Xers, brought up in a commercial-saturated culture where everyone is selling something will always be asking, "What's the hidden agenda? What's in it for the one telling me this? What is this really about?"
Radically welcoming communities aren't perfect, and may never truly "arrive," but they are becoming . . .
Is your community one of invitation, inclusivity or radical welcome?
As you practice radical welcome, you join Jesus in stretching your arms and embracing The Other. You share the gifts of your tradition and culture, even as you allow your heart and your congregation's life - its ministries, its identity, its worship, its relationships, its leadership - to be transformed by The Other's presence, gifts and power among you.
From blended to radically alternative worship, from the interest in Celtic worship to the contemporary praise experience of megachurches, from snake-handling to post-Vatican II liturgies, The Worship Mall visits them all.
Congregations are challenged to engage people where their live (physical and virtual communities), build relationships, engage in spiritual conversations, and offer programs and activities that nurture their spiritual growth.
Emerging churches are deeply, profoundly rooted in context. Context is the traditions that have made us who we are. Context is also the local situation.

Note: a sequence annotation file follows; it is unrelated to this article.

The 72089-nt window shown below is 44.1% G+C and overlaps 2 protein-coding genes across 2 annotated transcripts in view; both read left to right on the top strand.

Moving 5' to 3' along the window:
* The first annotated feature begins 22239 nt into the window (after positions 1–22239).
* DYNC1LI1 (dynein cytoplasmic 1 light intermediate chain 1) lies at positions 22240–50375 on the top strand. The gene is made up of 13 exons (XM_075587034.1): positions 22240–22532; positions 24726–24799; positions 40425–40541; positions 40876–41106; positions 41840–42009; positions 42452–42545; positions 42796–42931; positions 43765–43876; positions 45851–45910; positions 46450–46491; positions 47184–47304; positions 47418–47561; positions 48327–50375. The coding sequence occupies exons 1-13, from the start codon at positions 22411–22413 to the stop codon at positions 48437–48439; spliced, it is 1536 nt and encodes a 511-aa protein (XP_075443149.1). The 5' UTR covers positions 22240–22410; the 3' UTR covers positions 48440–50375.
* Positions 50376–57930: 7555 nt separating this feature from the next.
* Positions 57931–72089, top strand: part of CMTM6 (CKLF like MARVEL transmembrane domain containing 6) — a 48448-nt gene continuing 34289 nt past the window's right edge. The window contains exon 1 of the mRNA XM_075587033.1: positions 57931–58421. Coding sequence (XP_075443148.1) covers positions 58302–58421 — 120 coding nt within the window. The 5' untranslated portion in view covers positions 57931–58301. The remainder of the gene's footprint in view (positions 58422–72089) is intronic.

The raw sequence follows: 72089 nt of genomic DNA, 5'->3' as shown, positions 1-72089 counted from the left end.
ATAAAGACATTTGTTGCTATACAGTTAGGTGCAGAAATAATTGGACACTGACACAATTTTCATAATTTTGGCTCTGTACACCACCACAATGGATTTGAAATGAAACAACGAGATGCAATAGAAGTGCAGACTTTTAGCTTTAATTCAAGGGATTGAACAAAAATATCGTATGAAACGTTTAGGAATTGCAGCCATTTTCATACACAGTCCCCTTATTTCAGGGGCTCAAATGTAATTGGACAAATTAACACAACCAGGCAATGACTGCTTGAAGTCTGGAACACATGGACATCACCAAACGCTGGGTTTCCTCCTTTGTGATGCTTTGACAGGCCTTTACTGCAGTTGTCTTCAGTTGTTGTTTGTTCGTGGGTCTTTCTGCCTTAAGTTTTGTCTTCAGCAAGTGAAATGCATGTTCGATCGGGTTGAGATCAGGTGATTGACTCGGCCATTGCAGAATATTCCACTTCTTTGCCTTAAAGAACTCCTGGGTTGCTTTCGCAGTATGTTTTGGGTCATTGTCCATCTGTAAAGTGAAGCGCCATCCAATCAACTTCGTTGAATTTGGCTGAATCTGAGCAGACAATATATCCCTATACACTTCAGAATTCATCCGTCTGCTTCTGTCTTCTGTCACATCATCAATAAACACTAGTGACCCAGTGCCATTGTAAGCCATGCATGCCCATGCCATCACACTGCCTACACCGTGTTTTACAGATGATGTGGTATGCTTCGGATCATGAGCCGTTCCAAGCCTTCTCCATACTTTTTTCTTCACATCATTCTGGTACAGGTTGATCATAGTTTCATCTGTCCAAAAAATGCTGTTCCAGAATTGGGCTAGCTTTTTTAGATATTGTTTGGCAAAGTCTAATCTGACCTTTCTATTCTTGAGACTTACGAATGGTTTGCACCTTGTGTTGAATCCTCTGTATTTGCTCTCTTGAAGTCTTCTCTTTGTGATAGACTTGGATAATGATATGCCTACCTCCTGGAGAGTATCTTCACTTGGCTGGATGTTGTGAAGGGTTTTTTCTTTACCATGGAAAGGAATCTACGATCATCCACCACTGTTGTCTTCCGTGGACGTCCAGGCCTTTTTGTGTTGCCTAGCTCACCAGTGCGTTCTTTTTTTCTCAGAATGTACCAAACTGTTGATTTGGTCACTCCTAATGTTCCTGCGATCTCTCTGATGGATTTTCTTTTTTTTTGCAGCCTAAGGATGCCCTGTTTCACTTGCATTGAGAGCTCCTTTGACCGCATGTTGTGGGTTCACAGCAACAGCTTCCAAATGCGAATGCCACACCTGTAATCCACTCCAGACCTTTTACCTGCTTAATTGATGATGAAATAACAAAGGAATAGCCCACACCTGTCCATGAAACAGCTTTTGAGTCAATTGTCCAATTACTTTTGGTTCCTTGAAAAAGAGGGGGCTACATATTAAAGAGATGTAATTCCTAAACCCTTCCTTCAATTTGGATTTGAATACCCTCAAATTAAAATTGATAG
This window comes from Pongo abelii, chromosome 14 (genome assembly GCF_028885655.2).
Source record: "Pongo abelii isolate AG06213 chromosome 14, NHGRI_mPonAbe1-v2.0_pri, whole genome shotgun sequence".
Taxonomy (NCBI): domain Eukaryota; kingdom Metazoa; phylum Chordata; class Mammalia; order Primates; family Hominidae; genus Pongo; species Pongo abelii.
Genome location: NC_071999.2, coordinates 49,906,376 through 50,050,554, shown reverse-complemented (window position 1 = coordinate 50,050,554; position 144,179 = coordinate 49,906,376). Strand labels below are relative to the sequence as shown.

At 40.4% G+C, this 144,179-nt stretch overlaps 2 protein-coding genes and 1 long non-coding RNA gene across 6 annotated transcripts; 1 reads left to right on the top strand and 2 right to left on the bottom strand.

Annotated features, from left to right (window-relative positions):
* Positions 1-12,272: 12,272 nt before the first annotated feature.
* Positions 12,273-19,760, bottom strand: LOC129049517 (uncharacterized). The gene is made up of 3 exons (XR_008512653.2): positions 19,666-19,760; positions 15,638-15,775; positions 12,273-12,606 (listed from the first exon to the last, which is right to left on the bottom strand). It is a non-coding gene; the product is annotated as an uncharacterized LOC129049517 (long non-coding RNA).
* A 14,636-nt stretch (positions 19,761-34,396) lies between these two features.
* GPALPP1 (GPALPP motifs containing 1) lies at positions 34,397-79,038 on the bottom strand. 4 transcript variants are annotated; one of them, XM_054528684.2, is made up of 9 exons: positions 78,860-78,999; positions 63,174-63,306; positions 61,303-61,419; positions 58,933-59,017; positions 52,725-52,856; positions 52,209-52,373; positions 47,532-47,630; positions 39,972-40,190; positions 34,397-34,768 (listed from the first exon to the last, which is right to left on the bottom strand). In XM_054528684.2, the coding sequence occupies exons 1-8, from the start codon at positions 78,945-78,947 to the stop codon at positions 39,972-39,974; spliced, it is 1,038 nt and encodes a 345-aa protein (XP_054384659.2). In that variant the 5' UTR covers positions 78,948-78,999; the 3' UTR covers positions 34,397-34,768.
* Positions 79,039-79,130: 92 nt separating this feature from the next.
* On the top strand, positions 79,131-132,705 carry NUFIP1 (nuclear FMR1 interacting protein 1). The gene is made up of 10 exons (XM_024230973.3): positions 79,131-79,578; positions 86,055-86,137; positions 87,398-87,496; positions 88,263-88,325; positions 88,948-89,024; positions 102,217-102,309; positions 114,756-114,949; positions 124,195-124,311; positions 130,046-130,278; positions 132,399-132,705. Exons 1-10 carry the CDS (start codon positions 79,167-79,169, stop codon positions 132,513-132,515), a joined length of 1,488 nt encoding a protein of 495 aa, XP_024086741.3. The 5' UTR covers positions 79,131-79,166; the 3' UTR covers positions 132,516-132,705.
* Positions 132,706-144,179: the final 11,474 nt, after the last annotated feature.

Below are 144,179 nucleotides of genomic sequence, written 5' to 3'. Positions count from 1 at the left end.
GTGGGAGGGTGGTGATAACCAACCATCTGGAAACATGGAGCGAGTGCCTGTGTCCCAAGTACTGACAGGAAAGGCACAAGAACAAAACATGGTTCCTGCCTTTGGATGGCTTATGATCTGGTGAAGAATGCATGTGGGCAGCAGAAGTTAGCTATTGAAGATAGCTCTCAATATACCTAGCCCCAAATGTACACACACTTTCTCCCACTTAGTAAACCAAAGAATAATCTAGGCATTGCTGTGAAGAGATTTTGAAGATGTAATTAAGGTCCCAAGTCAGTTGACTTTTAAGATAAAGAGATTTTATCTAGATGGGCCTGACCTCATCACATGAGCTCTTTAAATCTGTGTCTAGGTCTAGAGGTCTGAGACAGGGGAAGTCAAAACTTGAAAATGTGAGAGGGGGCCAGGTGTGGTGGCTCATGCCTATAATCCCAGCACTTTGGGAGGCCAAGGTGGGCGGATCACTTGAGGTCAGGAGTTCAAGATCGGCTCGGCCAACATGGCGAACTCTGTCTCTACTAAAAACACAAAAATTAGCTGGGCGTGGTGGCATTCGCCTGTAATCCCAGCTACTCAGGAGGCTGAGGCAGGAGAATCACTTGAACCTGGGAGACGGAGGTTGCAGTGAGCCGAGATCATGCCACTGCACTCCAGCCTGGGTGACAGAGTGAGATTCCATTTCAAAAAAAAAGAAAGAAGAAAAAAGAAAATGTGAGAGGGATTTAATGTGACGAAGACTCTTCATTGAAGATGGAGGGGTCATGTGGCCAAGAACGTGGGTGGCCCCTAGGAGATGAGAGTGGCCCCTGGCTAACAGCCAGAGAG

Wow! The book awakened me to a true convergence of Emerging worship and contemporary aesthetic sensibilities. It’s worship settings go way beyond the tame ideas of theme-based altar decorations popular twenty years ago.
Leaders are taking creative, spirit-filled risks within liturgical, historic churches, loving our traditions enough to bring them to new life in today’s culture.
If the Church is to take seriously the larger context of its universal mission, it needs to note the cultural shifts and current background of life for children and young people, all the while remembering that they are human beings, made in the image of God.
The juxtaposition of these two would-be opposites, popularized by Robert Webber in his numerous writings on the effects of the early church on contemporary worship, describes one important aspect of the emerging church movement.
Messy Church grew out of one church's desire to reach out to those on the fringes of the church community and experience the love of Christ through creativity, fellowship and worship together.